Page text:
"However, even though all operations are thread-safe, retrieval operations do not entail locking, and there is not any support for locking the entire table in a way that prevents all access. Retrieval operations (including get) generally do not block, so may overlap with update operations (including put and remove). Retrievals reflect the results of the most recently completed update operations holding upon their onset. "
It's particularly difficult to come up with examples that illustrate timing issues in multithreaded applications. I can't think of an easy example that would demonstrate that puts don't block gets in a ConcurrentHashMap. More importantly, examples are not conclusive in multithreaded applications. That some behavior didn't occur in an example doesn't mean it can't occur in general.
Assuming your question is:
sandy sean wrote:But suppose one thread is writing(put()) to a bucket then, can second thread simultaneously read(get()) from the same bucket or second thread will have to wait for the put operation to get completed?
then the answer would probably be
Citing the documentation, koilraj abraham wrote:Retrieval operations (including get) generally do not block, so may overlap with update operations (including put and remove).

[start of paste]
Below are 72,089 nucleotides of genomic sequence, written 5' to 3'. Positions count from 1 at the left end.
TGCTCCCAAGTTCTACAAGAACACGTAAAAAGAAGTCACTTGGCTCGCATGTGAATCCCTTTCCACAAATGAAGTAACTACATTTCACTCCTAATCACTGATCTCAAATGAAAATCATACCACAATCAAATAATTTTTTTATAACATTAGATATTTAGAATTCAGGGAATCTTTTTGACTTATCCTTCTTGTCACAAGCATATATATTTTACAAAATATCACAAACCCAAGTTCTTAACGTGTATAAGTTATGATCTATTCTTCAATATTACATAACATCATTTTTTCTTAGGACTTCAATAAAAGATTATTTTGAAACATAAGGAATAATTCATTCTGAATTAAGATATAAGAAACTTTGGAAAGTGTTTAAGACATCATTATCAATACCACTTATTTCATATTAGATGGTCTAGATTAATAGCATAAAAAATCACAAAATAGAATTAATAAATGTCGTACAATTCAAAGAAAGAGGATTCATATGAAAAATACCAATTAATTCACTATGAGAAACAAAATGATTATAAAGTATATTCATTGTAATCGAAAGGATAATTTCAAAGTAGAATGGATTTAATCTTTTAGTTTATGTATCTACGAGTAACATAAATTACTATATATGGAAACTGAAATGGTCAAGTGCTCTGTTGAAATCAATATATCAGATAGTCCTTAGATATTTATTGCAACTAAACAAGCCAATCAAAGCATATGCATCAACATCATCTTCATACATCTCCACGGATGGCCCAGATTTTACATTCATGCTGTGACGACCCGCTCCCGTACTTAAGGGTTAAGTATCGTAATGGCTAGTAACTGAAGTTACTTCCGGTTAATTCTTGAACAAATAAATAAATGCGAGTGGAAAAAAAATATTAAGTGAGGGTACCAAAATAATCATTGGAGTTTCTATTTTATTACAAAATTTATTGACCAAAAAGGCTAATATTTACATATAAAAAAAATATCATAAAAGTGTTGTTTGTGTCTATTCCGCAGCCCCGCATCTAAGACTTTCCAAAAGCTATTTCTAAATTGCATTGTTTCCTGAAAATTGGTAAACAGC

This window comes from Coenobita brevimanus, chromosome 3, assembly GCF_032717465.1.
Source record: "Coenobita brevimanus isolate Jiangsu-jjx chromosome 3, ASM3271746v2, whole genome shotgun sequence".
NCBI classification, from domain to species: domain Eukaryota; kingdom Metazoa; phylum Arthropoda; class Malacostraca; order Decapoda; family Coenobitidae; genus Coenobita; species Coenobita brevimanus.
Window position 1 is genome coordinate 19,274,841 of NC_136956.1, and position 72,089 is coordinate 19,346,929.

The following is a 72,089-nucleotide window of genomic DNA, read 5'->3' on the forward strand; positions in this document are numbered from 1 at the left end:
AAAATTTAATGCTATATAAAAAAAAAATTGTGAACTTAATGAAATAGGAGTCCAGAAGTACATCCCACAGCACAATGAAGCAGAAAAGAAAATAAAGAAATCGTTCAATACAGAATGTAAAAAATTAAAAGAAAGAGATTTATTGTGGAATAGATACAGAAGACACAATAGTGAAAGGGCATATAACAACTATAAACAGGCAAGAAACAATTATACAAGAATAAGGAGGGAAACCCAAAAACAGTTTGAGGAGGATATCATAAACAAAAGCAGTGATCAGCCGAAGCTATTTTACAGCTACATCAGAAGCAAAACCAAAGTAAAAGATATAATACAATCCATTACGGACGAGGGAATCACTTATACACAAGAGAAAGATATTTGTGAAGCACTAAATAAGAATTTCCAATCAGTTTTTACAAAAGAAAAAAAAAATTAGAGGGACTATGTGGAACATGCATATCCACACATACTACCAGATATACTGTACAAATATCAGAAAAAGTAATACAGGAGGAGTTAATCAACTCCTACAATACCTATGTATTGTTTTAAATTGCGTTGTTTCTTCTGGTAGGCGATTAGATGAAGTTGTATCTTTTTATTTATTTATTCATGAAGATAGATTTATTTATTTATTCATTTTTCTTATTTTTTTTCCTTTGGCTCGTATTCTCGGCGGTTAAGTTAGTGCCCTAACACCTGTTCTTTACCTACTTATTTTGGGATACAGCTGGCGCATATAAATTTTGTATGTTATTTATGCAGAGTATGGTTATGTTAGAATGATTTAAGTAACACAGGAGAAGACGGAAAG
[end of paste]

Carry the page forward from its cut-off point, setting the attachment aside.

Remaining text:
Luan Cestari wrote:Just for curiosity, the Collections.synchronizedMap() ... does behave exactly what you thought about ConcurrentHashMap in first place
Just to clarify - the OP was aware that ConcurrentHashMap supports concurrent reads (gets). He asked whether reads are blocked by writes.
The ConcurrentHashMap class supports the concept of segmentation, which allows different segments to be worked upon separately. This allows parallel writes -- or even writes with reads. Unfortunately, this is an implementation detail, and is not documented to behave in a particular way. So, whether reads are blocked by writes? I guess the answer is that it depends.